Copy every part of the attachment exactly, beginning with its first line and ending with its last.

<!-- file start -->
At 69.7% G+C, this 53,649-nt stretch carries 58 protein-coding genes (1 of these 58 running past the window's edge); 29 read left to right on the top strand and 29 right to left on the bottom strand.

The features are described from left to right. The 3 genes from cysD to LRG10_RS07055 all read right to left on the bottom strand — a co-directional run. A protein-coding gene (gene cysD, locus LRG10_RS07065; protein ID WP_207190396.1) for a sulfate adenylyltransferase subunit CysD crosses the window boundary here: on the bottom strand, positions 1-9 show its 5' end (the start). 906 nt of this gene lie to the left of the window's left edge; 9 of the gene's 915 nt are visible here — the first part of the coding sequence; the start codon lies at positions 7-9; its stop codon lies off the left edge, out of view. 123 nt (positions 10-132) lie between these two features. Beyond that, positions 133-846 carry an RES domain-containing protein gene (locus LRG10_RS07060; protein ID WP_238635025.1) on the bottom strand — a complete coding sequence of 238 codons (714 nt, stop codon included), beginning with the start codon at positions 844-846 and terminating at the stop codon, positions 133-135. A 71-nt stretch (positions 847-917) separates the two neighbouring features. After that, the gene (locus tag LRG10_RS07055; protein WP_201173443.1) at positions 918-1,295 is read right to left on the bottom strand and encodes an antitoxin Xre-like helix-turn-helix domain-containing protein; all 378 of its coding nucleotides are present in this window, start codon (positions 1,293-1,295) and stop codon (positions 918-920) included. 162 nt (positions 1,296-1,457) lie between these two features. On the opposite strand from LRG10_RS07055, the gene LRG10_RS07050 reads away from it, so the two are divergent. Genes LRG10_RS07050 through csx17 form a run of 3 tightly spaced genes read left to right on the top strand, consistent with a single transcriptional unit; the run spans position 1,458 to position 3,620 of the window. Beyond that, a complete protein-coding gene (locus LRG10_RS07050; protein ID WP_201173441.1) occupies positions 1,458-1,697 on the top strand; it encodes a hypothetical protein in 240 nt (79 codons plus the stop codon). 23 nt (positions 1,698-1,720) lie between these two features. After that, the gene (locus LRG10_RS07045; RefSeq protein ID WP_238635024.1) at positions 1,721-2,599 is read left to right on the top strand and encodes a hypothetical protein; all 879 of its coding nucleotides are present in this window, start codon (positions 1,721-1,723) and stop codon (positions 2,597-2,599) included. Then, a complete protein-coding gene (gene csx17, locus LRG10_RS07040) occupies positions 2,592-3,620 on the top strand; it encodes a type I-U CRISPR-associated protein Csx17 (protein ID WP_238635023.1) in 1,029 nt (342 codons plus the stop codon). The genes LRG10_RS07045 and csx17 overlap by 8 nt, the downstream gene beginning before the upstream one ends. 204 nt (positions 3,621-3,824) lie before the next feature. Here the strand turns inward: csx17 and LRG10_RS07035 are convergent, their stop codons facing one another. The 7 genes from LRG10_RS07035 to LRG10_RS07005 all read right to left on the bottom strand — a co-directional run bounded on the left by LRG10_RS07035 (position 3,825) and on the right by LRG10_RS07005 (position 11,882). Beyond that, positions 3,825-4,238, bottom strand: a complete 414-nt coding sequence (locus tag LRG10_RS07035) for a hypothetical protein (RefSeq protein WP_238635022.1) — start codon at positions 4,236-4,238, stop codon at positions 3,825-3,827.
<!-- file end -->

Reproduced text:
At 69.7% G+C, this 53,649-nt stretch carries 58 protein-coding genes (1 of these 58 running past the window's edge); 29 read left to right on the top strand and 29 right to left on the bottom strand.

The features are described from left to right. The 3 genes from cysD to LRG10_RS07055 all read right to left on the bottom strand — a co-directional run. A protein-coding gene (gene cysD, locus LRG10_RS07065; protein ID WP_207190396.1) for a sulfate adenylyltransferase subunit CysD crosses the window boundary here: on the bottom strand, positions 1-9 show its 5' end (the start). 906 nt of this gene lie to the left of the window's left edge; 9 of the gene's 915 nt are visible here — the first part of the coding sequence; the start codon lies at positions 7-9; its stop codon lies off the left edge, out of view. 123 nt (positions 10-132) lie between these two features. Beyond that, positions 133-846 carry an RES domain-containing protein gene (locus LRG10_RS07060; protein ID WP_238635025.1) on the bottom strand — a complete coding sequence of 238 codons (714 nt, stop codon included), beginning with the start codon at positions 844-846 and terminating at the stop codon, positions 133-135. A 71-nt stretch (positions 847-917) separates the two neighbouring features. After that, the gene (locus tag LRG10_RS07055; protein WP_201173443.1) at positions 918-1,295 is read right to left on the bottom strand and encodes an antitoxin Xre-like helix-turn-helix domain-containing protein; all 378 of its coding nucleotides are present in this window, start codon (positions 1,293-1,295) and stop codon (positions 918-920) included. 162 nt (positions 1,296-1,457) lie between these two features. On the opposite strand from LRG10_RS07055, the gene LRG10_RS07050 reads away from it, so the two are divergent. Genes LRG10_RS07050 through csx17 form a run of 3 tightly spaced genes read left to right on the top strand, consistent with a single transcriptional unit; the run spans position 1,458 to position 3,620 of the window. Beyond that, a complete protein-coding gene (locus LRG10_RS07050; protein ID WP_201173441.1) occupies positions 1,458-1,697 on the top strand; it encodes a hypothetical protein in 240 nt (79 codons plus the stop codon). 23 nt (positions 1,698-1,720) lie between these two features. After that, the gene (locus LRG10_RS07045; RefSeq protein ID WP_238635024.1) at positions 1,721-2,599 is read left to right on the top strand and encodes a hypothetical protein; all 879 of its coding nucleotides are present in this window, start codon (positions 1,721-1,723) and stop codon (positions 2,597-2,599) included. Then, a complete protein-coding gene (gene csx17, locus LRG10_RS07040) occupies positions 2,592-3,620 on the top strand; it encodes a type I-U CRISPR-associated protein Csx17 (protein ID WP_238635023.1) in 1,029 nt (342 codons plus the stop codon). The genes LRG10_RS07045 and csx17 overlap by 8 nt, the downstream gene beginning before the upstream one ends. 204 nt (positions 3,621-3,824) lie before the next feature. Here the strand turns inward: csx17 and LRG10_RS07035 are convergent, their stop codons facing one another. The 7 genes from LRG10_RS07035 to LRG10_RS07005 all read right to left on the bottom strand — a co-directional run bounded on the left by LRG10_RS07035 (position 3,825) and on the right by LRG10_RS07005 (position 11,882). Beyond that, positions 3,825-4,238, bottom strand: a complete 414-nt coding sequence (locus tag LRG10_RS07035) for a hypothetical protein (RefSeq protein WP_238635022.1) — start codon at positions 4,236-4,238, stop codon at positions 3,825-3,827.